How To Know When To Forgive Him

Women's Dating

How to Know When to Forgive Him

Kara Pound

Written by: Kara Pound

Kara Pound

Kara Pound is an award-winning journalist based in St. Augustine, Florida. She holds a bachelor's degree in journalism from Flagler College. Her work has been published in INKED, Natural Awakenings, Design Aglow, Memphis Flyer, Jacksonville Magazine, E/Environmental Magazine, and dozens more. Check out some of Kara's work at

Edited by: Lillian Castro

Lillian Castro

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Clergyman, social reformer and abolitionist, Henry Ward Beecher, once said, “I can forgive, but I cannot forget, is only another way of saying I will not forgive. Forgiveness ought to be like a cancelled note — torn in two and burned up, so that it never can be shown against one.”

Deciding when to forgive a date, boyfriend or husband is difficult. You are not only being asked to forgive, but in order to move on, you also need to forget. Of course, the choice of forgiveness should be weighed against the nature and severity of the offense. Here are some examples for women on situations when it’s OK to forgive, forget and move on.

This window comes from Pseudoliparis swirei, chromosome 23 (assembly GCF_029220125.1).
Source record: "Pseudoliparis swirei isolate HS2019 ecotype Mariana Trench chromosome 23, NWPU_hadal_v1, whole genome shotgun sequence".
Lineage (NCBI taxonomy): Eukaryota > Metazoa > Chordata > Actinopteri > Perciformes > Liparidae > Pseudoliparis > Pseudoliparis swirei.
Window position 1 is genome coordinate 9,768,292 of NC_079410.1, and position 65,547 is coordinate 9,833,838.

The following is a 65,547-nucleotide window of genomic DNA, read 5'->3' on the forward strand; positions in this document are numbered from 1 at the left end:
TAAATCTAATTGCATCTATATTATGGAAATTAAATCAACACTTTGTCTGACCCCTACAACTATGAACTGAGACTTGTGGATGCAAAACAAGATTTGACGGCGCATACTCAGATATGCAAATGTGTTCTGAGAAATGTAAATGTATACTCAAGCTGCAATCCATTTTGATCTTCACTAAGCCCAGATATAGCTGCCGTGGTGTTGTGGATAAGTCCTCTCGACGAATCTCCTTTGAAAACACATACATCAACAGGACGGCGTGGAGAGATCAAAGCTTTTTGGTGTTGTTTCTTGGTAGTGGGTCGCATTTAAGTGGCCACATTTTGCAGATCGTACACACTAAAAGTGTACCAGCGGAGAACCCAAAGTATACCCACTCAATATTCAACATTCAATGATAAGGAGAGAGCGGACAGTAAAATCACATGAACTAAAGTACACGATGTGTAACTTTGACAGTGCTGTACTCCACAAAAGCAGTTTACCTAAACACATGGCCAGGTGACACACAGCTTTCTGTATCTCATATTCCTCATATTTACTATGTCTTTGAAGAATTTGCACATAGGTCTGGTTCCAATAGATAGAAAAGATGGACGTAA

Situation #1

He cheated

on you. Well, unless you’re Gandhi or Mother Teresa, good luck forgiving or forgetting this one. The ultimate sin a man can commit against the lady in his life is bedding another woman. It is completely understandable if you can’t find a way to move on from this — no matter how much alcohol he says was involved. If you do decide to forgive, just remember that you will probably never be able to look at him the same way again.

Situation #2

He’s an hour late for your date. If he has a really good excuse like, “I got rear-ended when stopping abruptly for a mother duck and her ducklings” or “My sister needed me to pick up my sick niece at school and bring her to the doctor,” then let it go. If your boyfriend or husband can’t even come up with an excuse other than “I lost track of time,” then get pissed. Put him in the doghouse, demand a full-body massage and move on. If it becomes a habitual offense, then you will have to reevaluate if you’re ready to forgive and forget.

Situation #3

He gets drunk and picks a fight with your sister on Christmas Eve. This is a tough one. There are a lot of things to take into consideration. Was your sister asking for it? I mean was she just absolutely poking and prodding until he completely lost it? If the answer is yes, then let it go. A lot of family holidays include free-flowing booze and overindulgence. On the other hand, if the reaming was unsolicited and it looks like your guy just has a hard time holding his liquor and his tongue, then feel free to get pissed. Like lateness, drunken behavior and signs of anger can be forgiven and forgotten on the first offense. Repeat offenders need to be sat down and given a talking to.

Forgiveness is one of the most difficult parts of being human. We are programmed to look out for ourselves, and when someone is threatening us, it’s hard to find forgiveness for that.

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